Read what our Authors have to say about publishing in our Journal
Journal Name: Current Drug Metabolism
Journal Name: Current Drug Metabolism
Current Neuropharmacology aims to provide current, comprehensive/mini reviews and guest edited issues of all areas of neuropharmacology and related matters of neuroscience. The reviews cover the fields of molecular, cellular, and systems/behavioural aspects of neuropharmacology and neuroscience.
The journal serves as a comprehensive, multidisciplinary expert forum for neuropharmacologists and neuroscientists.
For details on the articles, please visit this link: http://www.eurekaselect.com/node/603/current-neuropharmacology/issue/18/2718/2/9592
Current Nanoscience publishes (a) Authoritative/Mini Reviews, and (b) Original Research and Highlights written by experts covering the most recent advances in nanoscience and nanotechnology. All aspects of the field are represented including nano-structures, nano-bubbles, nano-droplets and nanofluids. Applications of nanoscience in physics, material science, chemistry, synthesis, environmental science, electronics, biomedical nanotechnology, biomedical engineering, biotechnology, medicine and pharmaceuticals are also covered. The journal is essential to all researches involved in nanoscience and its applied and fundamental areas of science, chemistry, physics, material science, engineering and medicine.
Current Nanoscience also welcomes submissions on the following topics of Nanoscience and Nanotechnology:
For details on the articles, please visit this link: http://www.eurekaselect.com/node/604/current-nanoscience/issue/16/2729/1/9535
Laboratoire ERT 62 ‘Ingénierie des peptides à visée thérapeutique’
Université de la Méditerranée
Faculté de Médecine Nord
Boulevard Pierre Dramard
13916 – MARSEILLE, Cedex 20
✔ 130 Journals
✔ 7 Book Series
✔ 45 Books in Total
♦ Access to over 11,000 scholarly articles covering several aspects of Central Nervous System
♦ Contents come from more than 100 Bentham Science Journals (40 journals indexed in JCR 2017 with impact factor rankings)
♦ Includes both; Original Research and Review Articles
♦ Research from leading institutions in USA, EUROPE, AUSTRALIA, JAPAN, CHINA and other regions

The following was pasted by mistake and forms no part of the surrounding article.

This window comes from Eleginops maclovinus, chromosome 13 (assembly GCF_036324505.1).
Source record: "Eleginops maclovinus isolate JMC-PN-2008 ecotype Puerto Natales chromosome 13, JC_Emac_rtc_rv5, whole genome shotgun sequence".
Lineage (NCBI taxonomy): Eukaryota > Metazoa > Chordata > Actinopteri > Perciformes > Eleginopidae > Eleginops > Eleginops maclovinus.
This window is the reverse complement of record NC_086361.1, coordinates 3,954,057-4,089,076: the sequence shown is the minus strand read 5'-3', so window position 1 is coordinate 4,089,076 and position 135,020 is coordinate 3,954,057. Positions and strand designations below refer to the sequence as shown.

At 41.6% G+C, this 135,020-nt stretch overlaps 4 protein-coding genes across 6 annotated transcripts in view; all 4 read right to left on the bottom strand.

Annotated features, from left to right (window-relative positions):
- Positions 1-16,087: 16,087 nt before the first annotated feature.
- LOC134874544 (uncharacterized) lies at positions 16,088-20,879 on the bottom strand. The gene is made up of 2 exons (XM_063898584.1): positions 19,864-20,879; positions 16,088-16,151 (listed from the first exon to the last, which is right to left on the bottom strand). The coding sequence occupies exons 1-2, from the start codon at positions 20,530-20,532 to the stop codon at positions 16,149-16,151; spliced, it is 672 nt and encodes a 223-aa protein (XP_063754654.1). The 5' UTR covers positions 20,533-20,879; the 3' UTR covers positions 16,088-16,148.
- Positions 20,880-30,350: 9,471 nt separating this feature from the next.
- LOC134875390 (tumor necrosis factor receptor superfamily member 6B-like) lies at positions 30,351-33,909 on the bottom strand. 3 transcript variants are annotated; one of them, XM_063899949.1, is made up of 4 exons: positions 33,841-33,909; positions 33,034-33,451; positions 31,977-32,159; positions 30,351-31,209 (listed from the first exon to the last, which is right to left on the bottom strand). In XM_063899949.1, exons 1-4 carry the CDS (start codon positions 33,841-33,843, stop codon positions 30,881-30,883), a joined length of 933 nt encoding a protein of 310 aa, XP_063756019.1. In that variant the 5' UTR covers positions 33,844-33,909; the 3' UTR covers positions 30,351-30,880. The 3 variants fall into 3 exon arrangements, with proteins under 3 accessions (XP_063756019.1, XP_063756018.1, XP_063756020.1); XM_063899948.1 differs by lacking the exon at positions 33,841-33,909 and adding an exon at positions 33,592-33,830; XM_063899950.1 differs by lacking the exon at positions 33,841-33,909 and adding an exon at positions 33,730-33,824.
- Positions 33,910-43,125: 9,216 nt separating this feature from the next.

♦ Suitable for researchers in industry and academia wishing to keep updated with latest developments
♦ Easy access to institutions and individuals through IP-based authentication
♦ Access new Neuroscience Research included in this collection as soon as it is published
|Over 950 articles from 2018|
|Over 2,764 articles from the last 3 years|
|More than 9,000 articles from the last 10 years|
Annual addition of over 1,000 new Central Nervous System related articles each year
Tailor-made packages available for pharmaceuticals companies, research institutes, universities, hospitals, clinical/academic societies, and corporations.
One of the main characteristics of atherosclerosis is the accumulation of lipids in the intimal layer of the arterial wall. In atherosclerotic plaques, phagocytic cells, such as macrophages, engulf atherogenic low-density lipoprotein (LDL) particles, but are unable to process them, and thus become foam cells, having cytoplasm packed with lipid droplets. Foam cells are characterized by several typical features: they have decreased ability to migrate, while displaying enhanced production of pro-inflammatory cytokines. Therefore foam cells participate in maintaining chronic inflammation in the lesion. Such changes of phenotype in comparison to normal macrophages should be based on changes in gene expression patterns of these cells. The study of foam cell formation is of key importance to our understanding of atherosclerosis pathogenesis and for the development of novel diagnostic and therapeutic tools. However, little is known so far on gene expression changes that take place during conversion of macrophages to foam cells.
Previous studies have shown several clusters of genes up- or down-regulated in macrophages in response to oxidized LDL, which is known to be atherogenic. Among the up-regulated genes were scavenger receptors SCA and CD36, nuclear receptors PPARγ, LXRα and RXRγ, and cholesterol efflux protein ABCA1. Regarding the inflammatory response, modified LDL appeared to trigger up-regulation of genes with anti-inflammatory activities, such as IL1-RA, DSCR1, annexin 1, and the Burton’s tyrosine kinase repressor SH3 protein, and down-regulation of a number of pro-inflammatory genes, including leukotriene A4 hydrolase, cathepsin G, elastase 2, RNase A family 2 and 3 proteins, cytochromeb-245, and CD64. However, modern powerful tools, such as transcriptome analysis, may provide more detailed data on change of gene expression patterns during atherosclerotic plaque development and reveal causative relationships between gene expression patterns and pathologic phenotypic alterations.
We performed a transcriptome analysis of macrophages treated with atherogenic LDL that causes intracellular cholesterol accumulation. We used the strategy of upstream analysis for causal interpretation of the expression changes. This strategy has three major steps: (1) analysis of promoters and enhancers of identified differentially expressed genes to identify transcription factors involved in the process under study; (2) reconstruction of signaling pathways that activate these transcription factors; and (3) identification of master-regulators of these pathways.